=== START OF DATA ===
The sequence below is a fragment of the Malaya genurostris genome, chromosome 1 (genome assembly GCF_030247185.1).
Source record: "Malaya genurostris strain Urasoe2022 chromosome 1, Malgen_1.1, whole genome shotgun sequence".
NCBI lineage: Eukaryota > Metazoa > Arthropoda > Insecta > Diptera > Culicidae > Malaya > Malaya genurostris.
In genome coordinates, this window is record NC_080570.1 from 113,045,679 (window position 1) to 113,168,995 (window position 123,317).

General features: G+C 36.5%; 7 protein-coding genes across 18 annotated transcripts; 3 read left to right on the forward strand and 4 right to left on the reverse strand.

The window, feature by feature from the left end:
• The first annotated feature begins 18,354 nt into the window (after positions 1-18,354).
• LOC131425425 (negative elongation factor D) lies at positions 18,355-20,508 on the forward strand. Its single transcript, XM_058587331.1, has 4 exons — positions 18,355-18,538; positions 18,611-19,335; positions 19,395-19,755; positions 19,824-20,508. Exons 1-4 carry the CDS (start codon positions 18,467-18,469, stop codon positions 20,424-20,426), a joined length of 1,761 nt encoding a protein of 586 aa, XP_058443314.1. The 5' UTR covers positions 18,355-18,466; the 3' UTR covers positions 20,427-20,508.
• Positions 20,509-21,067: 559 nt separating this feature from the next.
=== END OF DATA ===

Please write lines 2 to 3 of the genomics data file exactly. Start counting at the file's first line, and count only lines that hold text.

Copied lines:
Source record: "Malaya genurostris strain Urasoe2022 chromosome 1, Malgen_1.1, whole genome shotgun sequence".
NCBI lineage: Eukaryota > Metazoa > Arthropoda > Insecta > Diptera > Culicidae > Malaya > Malaya genurostris.